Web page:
1. If prior review is such an essential power for administrators to retain, I see no reason to stop at the student newsmagazine or yearbook. We need systems that will allow administrators to give play calls for next week’s football games a quick look before the ball is snapped. After all, administration certainly has some insights denied the coaching staff. What would happen if a pass play results in an interception, after all? And imagine what a losing record might do to the reputation of the school?

    More seriously: if the school hires a qualified, expert publications adviser, isn’t exercising prior review (though legal) a waste of valuable administrator time and an indicator of a lack of trust between administration, the adviser, and the students who are actually reporting the news?

    And are most administrators any more qualified to gauge the professionalism of a news report than they are to call football plays? Were those skills part of that Masters degree?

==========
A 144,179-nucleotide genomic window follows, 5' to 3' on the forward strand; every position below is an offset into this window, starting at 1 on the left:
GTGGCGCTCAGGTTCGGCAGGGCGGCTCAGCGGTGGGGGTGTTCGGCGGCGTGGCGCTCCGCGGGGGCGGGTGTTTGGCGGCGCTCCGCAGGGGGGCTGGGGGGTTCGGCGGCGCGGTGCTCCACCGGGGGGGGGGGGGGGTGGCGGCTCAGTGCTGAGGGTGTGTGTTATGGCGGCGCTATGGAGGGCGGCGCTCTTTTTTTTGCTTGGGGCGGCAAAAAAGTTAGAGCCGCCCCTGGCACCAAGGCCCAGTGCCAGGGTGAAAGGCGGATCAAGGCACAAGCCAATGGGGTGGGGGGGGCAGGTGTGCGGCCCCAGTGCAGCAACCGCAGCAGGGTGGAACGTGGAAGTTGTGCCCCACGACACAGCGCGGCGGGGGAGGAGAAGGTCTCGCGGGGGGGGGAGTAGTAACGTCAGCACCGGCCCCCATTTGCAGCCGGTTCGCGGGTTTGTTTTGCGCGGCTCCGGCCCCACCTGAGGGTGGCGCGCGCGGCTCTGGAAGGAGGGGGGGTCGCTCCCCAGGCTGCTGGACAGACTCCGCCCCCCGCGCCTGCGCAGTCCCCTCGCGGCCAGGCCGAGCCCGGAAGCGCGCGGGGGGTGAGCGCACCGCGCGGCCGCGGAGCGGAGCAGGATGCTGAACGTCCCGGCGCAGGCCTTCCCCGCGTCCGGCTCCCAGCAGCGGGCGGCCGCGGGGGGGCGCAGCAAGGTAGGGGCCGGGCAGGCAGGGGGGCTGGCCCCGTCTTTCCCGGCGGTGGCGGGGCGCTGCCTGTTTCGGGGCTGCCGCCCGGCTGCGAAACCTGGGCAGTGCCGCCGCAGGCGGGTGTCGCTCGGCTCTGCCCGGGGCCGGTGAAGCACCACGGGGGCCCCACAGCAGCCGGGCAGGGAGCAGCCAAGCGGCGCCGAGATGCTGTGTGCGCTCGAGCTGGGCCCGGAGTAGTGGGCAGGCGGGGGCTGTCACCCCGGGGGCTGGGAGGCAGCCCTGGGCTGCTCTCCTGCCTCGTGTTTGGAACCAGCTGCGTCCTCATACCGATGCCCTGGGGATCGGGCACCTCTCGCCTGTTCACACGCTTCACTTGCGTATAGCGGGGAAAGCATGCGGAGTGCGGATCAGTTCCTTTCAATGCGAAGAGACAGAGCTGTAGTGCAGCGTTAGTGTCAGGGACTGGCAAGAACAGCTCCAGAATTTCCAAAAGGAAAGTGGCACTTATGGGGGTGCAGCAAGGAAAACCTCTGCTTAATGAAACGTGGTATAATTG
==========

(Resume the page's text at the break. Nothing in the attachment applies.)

Let’s face it: anyone given the power of prior review will find it difficult NOT to exercise prior restraint, even if the material passes First Amendment muster. I hope the power to make the decisions about content in the student press remain with the students, with support and counsel of the publications adviser.

    The state law will likely not ban prior review (most current laws do not), but that is not something to be celebrated. Including prior review in state student freedom of expression laws is an indicator of how much educational leaders fear the idea of true freedom of expression for students.

  2. Thanks for writing this post highlighting the New Voices of New Jersey bill. As you point out, the bill does not attempt to outlaw prior review, but this isn’t because we believe it is essential.

    In fact, like JEA, I believe that prior review is a practice that undermines the important work that student journalists do when supported by trained advisers who are easily able to identify material that might potentially be libelous or cause a material disruption. It’s through the conversations that we have with our students about material that may be illegal or unethical, that students learn about the limits of what it means to be ethical citizens. Prior review short circuits this process.